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Moody’s: U.S. Leads Canada in LNG Race
Three of the many proposed Lower 48 liquefied natural gas (LNG) export projects appear likely to receive U.S. Department of Energy (DOE) blessing, and three Canadian projects that have government approvals will be held back by supply contracting and pipeline development, Moody’s Investors Service said in a note last week.
The Freeport LNG, Dominion Cove Point LNG and Cameron LNG projects, in Texas, Maryland and Louisiana, respectively, look as if they’ll receive DOE authorization to send U.S. gas to countries that are not parties to U.S. free trade agreements (FTA), Moody’s said. These three would follow Cheniere Energy’s Sabine Pass project, which is the first and so far only project to receive such authorization.
“In Canada, three projects have the requisite government approvals, but unlike their U.S. counterparts…they have yet to secure the commercial agreements and build the pipeline infrastructure needed to move a project ahead,” Moody’s said. “We therefore expect Canadian exports will follow a few years after U.S. exports, with projects coming online after our 2020 time horizon.”
Kitimat LNG, LNG Canada and Pacific Northwest LNG, all in British Columbia, are the Canadian projects most likely to advance, Moody’s said.
In the United States, no more than four LNG export projects will be built through 2020, according to Moody’s. Pack leaders are advantaged by being near the top of DOE’s non-FTA approval list; having a brownfield location, an investment-grade balance sheet and conservative financial policy, and experienced partners with long-term stakes in the LNG business, Moody’s said.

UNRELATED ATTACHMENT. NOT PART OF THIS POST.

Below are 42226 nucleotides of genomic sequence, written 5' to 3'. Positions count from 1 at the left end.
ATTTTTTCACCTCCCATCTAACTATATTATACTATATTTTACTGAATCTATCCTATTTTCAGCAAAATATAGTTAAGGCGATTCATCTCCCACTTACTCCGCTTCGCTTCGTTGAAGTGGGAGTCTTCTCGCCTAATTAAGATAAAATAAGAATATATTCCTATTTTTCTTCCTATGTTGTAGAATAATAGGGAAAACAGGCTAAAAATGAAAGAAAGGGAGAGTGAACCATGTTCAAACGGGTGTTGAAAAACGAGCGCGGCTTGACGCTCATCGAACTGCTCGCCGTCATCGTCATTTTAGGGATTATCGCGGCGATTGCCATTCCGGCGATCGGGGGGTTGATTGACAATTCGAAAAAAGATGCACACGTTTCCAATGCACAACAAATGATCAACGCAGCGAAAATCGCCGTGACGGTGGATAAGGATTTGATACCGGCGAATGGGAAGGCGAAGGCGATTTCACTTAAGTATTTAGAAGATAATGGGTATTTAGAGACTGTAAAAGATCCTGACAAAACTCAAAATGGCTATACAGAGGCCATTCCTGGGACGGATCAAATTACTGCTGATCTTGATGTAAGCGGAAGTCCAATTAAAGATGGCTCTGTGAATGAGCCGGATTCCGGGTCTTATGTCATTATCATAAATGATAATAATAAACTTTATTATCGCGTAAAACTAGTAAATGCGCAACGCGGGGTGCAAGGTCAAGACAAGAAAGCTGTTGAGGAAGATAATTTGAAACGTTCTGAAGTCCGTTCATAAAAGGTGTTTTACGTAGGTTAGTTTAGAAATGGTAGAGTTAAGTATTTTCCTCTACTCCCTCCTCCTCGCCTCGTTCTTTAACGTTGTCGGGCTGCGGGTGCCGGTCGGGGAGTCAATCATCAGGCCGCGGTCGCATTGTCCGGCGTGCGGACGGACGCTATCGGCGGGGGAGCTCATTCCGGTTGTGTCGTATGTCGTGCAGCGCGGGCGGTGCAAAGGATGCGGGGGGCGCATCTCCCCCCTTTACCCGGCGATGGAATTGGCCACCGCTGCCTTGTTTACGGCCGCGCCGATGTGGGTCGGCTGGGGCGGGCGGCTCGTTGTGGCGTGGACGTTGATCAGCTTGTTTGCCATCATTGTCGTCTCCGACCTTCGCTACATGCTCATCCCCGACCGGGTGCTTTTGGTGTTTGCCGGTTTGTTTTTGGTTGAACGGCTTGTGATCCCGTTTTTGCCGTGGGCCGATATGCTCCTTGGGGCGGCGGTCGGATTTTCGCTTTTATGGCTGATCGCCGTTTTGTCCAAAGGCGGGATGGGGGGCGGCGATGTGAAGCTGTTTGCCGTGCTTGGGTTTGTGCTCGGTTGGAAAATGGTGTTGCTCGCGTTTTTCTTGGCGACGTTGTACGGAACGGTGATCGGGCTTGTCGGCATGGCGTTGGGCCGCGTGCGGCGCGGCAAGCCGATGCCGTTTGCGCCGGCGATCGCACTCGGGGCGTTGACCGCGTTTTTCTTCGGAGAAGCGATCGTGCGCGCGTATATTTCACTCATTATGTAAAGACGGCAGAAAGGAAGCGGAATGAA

“The North American LNG exports are in their nascency, and many of the projects have been initiated by companies with no track record in the business,” Moody’s said. “It therefore improves a project’s odds when equity sponsors include experienced players in the LNG business, such as a major integrated oil or national oil company as well as large Asian and European buyers. We do not expect the volume of exports from North America will have a significant impact on the global LNG trade during this decade. Assuming that the DOE approves three other projects at the end of this year and five years to construct the facilities, they will not be operating for a full year until 2019.”
Even though it will take some time for North American LNG to come online, export margins, at least for a while, would not be threatened by the development of shale gas supplies in markets targeted as export cargo destinations, Moody’s said.
“At least over this decade, we believe that shale gas outside North America poses little threat to the LNG market,” the ratings agency said. “Shale resources in areas like China and Poland, while potentially substantial, so far have been shown to be uneconomic for commercial production due to complex geology, lack of local technical expertise, drilling services, scarce water supplies, and insufficient pipeline infrastructure.”
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